The Court of Appeal has overturned a ruling which refused a widow permission to claim from her late husband’s estate because she had applied late.
In what is considered a landmark decision, Lady Justice Asplin said that the High Court had been ‘plainly wrong to come to the conclusion it did’.
She gave Mary Cowan permission to pursue her claim under The Inheritance (Provision for Family and Dependants) Act 1975 against her husband’s estate, even though she had filed her application nearly 17 months out of time.
Case by case
The Court of Appeal’s judgement in Cowan v Foreman shows it believes out of time Will disputes should be considered on a case by case basis with the prospect of success a more important factor than the reasons for any delay in bringing the claim.
Currently, the 1975 Inheritance Act stipulates that any claim must be brought within six months of the date of the grant of probate unless the court gives special permission to proceed out of time.
Whilst it is clearly always best to bring a claim as early as possible, this latest case shows that if you are unhappy with the provision made for you in a Will, it may still be worth taking advice to see if you can bring a claim even if you have missed the strict legal deadline for doing so.
Mrs Cowan’s husband Michael, the inventor of the black bin liner, died in April 2016 with an estate worth about £16 million. Probate was granted in December 2016 with the six-month deadline to bring a claim expiring in June 2017.
Michael Cowan had placed the majority of his estate into a discretionary trust and in a Letter of Wishes directed at the trustees responsible for administering it, emphasised that he wanted his wife to be the principle beneficiary.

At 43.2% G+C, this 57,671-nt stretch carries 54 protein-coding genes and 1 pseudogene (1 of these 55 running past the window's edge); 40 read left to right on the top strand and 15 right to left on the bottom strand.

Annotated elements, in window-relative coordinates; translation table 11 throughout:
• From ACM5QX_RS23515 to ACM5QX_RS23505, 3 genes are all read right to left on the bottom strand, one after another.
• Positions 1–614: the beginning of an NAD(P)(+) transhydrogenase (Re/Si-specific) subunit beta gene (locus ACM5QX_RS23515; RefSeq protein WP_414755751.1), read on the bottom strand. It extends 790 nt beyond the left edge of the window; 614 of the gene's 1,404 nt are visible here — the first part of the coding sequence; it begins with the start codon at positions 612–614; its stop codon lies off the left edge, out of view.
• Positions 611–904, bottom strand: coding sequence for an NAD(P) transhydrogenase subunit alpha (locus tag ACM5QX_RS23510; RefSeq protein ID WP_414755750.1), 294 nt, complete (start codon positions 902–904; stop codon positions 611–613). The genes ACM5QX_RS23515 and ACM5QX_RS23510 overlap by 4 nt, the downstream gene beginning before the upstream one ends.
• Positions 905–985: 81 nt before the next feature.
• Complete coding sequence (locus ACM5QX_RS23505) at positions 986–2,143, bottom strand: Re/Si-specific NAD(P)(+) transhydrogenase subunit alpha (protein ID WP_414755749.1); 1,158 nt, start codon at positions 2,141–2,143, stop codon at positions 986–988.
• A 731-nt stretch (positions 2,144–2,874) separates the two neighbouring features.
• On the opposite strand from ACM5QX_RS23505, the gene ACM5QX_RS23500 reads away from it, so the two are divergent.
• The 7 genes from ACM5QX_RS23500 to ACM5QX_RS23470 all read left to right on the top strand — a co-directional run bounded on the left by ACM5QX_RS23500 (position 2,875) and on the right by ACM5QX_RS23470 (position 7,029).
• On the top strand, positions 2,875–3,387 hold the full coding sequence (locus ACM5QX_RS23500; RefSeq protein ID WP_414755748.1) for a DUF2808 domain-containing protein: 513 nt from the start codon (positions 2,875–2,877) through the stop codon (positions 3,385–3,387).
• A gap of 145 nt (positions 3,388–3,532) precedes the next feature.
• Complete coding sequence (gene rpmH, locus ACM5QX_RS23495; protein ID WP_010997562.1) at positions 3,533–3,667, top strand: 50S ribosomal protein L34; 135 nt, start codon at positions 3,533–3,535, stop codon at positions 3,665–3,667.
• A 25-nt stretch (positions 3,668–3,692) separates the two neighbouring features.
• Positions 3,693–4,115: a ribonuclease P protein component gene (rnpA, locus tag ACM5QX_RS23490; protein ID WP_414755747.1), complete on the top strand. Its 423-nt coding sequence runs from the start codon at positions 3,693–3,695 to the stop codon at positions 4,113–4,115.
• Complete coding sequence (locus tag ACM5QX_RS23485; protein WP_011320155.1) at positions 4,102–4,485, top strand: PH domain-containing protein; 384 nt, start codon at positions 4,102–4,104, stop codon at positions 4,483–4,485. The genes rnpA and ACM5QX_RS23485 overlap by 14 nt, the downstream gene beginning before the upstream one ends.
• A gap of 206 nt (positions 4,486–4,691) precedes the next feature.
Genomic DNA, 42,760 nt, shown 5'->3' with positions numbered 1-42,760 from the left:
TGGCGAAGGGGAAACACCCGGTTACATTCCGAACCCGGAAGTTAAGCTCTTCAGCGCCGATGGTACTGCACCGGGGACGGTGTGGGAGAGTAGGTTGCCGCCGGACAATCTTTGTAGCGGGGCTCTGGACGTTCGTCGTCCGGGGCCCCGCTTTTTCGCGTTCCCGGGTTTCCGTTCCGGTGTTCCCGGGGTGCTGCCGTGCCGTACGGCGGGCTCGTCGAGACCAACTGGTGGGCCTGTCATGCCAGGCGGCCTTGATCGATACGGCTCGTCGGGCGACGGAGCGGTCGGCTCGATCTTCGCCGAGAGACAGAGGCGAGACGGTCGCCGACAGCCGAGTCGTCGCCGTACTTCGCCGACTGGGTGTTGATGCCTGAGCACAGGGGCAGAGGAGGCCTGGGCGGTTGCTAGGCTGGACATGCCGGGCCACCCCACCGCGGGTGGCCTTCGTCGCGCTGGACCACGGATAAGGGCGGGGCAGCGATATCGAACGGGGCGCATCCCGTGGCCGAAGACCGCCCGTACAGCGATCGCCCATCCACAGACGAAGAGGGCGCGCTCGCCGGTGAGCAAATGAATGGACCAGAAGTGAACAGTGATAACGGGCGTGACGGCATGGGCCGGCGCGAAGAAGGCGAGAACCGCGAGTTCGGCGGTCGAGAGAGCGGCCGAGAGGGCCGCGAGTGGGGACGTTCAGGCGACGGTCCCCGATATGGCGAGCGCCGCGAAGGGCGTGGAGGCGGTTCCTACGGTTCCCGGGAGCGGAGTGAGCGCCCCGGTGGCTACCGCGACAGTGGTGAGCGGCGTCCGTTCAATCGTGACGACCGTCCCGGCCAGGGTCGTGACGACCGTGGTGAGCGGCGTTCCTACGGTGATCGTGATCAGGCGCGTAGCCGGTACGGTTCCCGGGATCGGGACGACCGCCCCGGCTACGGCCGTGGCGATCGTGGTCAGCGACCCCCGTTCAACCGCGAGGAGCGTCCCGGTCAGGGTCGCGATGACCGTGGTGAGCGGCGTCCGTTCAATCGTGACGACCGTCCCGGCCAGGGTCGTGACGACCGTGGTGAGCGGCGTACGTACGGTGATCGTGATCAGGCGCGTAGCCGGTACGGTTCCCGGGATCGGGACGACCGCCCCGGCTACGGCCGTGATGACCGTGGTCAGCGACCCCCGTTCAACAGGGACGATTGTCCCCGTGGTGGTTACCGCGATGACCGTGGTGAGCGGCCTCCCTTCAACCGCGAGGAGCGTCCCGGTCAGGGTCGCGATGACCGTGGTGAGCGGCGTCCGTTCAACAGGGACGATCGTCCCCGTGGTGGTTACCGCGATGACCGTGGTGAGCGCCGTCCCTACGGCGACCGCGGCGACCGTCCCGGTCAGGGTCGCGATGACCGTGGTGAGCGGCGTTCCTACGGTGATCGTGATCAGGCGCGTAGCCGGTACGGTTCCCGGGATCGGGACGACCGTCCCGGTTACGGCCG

However, Mrs Cowan claimed that the lack of outright provision left her insecure and at the mercy of the trustees. She said she was struggling to access funds to pay her living expenses and medical bills.
She finally brought a claim in November 2018, nine months after her lawyers had secured a standstill agreement aimed at resolving the matter without going to court.
In effect, this suspended the strict six-month deadline to allow all parties more time to discuss the issues and concerns before taking the next step.
Standstill agreements of this sort were highly criticised by the initial High Court judge in Cowan v Foreman. Mr Justice Mostyn said at the time: “It is not for parties to give away time that belongs to the court.”
However they got a very different reception in the Court of Appeal. Lady Justice King made it clear that solicitors should feel able to use them ‘in what are often highly distressing and sensitive cases’.
Complex area of the law
Earlier this year, in another highly unusual case, the High Court allowed a late claim under the 1975 Inheritance Act to go ahead after an unprecedented delay of almost 26 years, the longest delay previously allowed being a mere five years and five months.
What is now clear is that the Court has wide discretion when considering how late a claim can be brought.
Even though it’s likely that only short delays will be permitted when bringing a claim in anything other than exceptional circumstances, it is clearly worth taking legal advice to see exactly where you stand.
For help and advice about contesting a Will, please contact Wards Solicitors’ Probate Disputes team. Head of the team, Elizabeth Fry, is recommended in the Legal 500 guide for 2019 as a leading individual for contentious trust and probate work and described as ‘diligent and persistent, skilled and effective’.